Tracks and Traces 03.13.11

A new, fearsome reconstruction of the giant alligatoroid Deinosuchus is making the rounds in Utah schools.

Paleontologist Mike Taylor explains the story of scientific discovery behind the newly-described dinosaur Brontomerus.

Your weekly does of weird: a local op-ed suggests that the ‘Jersey Devil’ is a living, non-avian dinosaur

SV-POW! looks into a neglected paleo-art subgenre: sauropods wailing on theropods

David Orr chats with artist Glendon Mellow about science, art, and dinosaur carcasses

Just as I was blogging about maned wolf pee, Jason Goldman was posting about fox territoriality. See his post for more on smelly canids, and check out these cute maned wolf pups to see what inspired my essay.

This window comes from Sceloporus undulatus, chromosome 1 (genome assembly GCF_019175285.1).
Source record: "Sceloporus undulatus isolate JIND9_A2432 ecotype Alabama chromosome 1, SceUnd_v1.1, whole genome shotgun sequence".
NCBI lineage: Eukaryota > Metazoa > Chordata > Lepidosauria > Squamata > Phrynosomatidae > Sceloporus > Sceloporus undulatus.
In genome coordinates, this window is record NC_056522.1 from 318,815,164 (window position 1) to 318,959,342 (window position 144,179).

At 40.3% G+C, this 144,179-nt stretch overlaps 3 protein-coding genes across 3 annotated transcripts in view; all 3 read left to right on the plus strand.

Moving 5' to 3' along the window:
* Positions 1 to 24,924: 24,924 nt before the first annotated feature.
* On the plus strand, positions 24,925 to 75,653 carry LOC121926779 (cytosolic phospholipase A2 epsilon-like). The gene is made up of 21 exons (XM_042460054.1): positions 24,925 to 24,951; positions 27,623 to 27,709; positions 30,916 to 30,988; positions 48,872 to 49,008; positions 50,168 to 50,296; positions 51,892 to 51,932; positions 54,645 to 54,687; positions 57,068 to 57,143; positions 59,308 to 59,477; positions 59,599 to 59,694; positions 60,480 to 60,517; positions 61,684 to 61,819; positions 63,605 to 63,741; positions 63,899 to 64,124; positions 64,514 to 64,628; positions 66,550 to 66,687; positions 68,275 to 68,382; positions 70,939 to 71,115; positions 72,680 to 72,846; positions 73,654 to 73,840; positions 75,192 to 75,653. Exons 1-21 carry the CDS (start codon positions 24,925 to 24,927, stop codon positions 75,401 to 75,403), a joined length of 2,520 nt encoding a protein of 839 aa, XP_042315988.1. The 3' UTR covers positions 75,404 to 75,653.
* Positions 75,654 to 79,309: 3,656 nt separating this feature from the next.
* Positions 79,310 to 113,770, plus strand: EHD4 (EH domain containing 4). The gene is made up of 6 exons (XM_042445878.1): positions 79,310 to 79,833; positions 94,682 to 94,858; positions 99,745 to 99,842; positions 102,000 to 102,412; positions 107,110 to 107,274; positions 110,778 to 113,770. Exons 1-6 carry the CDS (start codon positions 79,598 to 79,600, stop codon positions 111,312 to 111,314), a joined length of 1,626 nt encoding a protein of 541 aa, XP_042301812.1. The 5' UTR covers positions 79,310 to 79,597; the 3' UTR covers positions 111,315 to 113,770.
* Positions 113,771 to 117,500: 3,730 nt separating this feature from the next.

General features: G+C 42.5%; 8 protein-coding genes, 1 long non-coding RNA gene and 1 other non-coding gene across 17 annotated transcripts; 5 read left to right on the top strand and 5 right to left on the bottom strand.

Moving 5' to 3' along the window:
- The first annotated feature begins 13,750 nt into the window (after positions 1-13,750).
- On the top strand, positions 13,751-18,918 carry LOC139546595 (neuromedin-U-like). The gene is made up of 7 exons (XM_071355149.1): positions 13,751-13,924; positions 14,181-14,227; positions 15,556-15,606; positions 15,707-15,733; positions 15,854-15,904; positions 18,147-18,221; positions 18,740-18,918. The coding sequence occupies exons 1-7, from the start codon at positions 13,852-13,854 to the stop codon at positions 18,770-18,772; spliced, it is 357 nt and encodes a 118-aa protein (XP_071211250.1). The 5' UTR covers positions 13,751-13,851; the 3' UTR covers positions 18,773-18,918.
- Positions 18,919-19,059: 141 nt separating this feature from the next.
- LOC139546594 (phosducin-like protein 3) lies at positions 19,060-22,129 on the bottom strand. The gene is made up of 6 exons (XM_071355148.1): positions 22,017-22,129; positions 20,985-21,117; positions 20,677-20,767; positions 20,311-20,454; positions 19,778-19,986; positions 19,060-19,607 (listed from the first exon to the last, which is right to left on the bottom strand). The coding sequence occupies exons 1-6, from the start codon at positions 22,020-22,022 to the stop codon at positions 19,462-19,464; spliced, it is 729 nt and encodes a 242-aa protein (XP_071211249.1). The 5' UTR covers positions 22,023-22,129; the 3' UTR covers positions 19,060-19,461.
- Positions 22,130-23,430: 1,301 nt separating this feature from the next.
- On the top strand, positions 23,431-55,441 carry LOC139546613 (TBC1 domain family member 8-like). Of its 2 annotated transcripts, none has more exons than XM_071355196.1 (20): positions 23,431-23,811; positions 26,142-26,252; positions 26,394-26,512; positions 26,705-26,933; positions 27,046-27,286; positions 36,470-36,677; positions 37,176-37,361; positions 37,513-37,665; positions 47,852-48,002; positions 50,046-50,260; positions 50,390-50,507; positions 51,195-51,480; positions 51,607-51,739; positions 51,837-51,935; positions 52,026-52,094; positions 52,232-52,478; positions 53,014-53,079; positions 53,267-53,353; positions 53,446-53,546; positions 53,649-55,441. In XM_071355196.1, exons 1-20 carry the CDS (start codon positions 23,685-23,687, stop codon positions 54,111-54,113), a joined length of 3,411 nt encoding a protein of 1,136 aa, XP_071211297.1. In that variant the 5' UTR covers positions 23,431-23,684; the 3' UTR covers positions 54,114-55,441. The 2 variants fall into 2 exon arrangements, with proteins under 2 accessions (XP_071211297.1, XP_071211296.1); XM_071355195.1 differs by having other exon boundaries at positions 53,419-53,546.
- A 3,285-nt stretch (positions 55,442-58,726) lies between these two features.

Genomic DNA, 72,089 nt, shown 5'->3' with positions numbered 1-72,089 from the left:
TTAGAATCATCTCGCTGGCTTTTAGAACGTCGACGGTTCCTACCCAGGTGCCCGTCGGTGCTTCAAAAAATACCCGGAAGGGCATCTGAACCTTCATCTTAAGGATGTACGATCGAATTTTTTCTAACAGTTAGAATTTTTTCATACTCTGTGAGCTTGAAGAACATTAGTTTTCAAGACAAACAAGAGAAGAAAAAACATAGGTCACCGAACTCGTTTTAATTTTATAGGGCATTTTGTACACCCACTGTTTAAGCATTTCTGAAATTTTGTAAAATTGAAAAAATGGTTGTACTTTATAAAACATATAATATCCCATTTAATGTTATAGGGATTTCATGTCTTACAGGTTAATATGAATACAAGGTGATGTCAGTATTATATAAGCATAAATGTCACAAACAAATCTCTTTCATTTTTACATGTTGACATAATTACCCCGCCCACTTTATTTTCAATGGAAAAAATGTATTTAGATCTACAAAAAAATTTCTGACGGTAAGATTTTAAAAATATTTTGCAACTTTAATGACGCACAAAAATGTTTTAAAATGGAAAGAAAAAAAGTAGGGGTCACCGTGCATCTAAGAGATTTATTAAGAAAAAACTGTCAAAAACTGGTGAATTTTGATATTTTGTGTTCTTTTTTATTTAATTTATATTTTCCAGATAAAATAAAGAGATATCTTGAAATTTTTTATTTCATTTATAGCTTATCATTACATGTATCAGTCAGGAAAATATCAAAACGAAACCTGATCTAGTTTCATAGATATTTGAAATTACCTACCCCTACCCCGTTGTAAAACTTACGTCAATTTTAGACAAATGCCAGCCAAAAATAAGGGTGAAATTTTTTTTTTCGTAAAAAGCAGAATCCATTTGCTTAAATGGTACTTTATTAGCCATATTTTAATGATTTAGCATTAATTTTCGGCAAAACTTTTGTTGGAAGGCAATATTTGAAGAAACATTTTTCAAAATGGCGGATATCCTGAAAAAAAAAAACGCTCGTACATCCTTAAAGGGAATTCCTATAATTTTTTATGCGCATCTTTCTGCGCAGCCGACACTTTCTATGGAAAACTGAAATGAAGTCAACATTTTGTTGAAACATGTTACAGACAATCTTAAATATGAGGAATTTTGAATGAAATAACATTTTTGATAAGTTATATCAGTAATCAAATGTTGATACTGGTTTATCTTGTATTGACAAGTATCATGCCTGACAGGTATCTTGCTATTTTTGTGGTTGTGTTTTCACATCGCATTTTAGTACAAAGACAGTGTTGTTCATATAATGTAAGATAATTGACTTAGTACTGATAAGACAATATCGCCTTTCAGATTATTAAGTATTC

Ed Yong explains how elephants give each other a helping trunk

Photographers dive into the Okavango Delta’s crocodile caves

Why do flamingos sometimes drop out of the Siberian sky? NPR’s Robert Krulwich wonders.

Behind the scenes at the Smithsonian: Briana Pobiner, Dietary Detective

Phil Plait explains why the “supermoon” had nothing to do with the massive earthquake that struck Japan a few days ago

Photos of the Day:

#52: A mini Mamenchisaurus in a model of the upcoming ‘World’s Largest Dinosaurs’ AMNH exhibit http://twitpic.com/46stcd

#53: A spotted hyena skull at the temporary AMNH ‘Extreme Mammals’ exhibit (2009) http://twitpic.com/4783vy

#54: A reconstruction of the dinosaur Falcarius at the Utah Museum of Natural History http://twitpic.com/47jwea

#55: A maned wolf at the National Zoo in Washington, D.C. (April 2009) http://twitpic.com/48ac9h

#56: A pika, photographed in Wyoming’s Grant Teton National Park (summer 2009) http://twitpic.com/48wta5

Top image from Edward Hitchcock’s Ichnology of New England.

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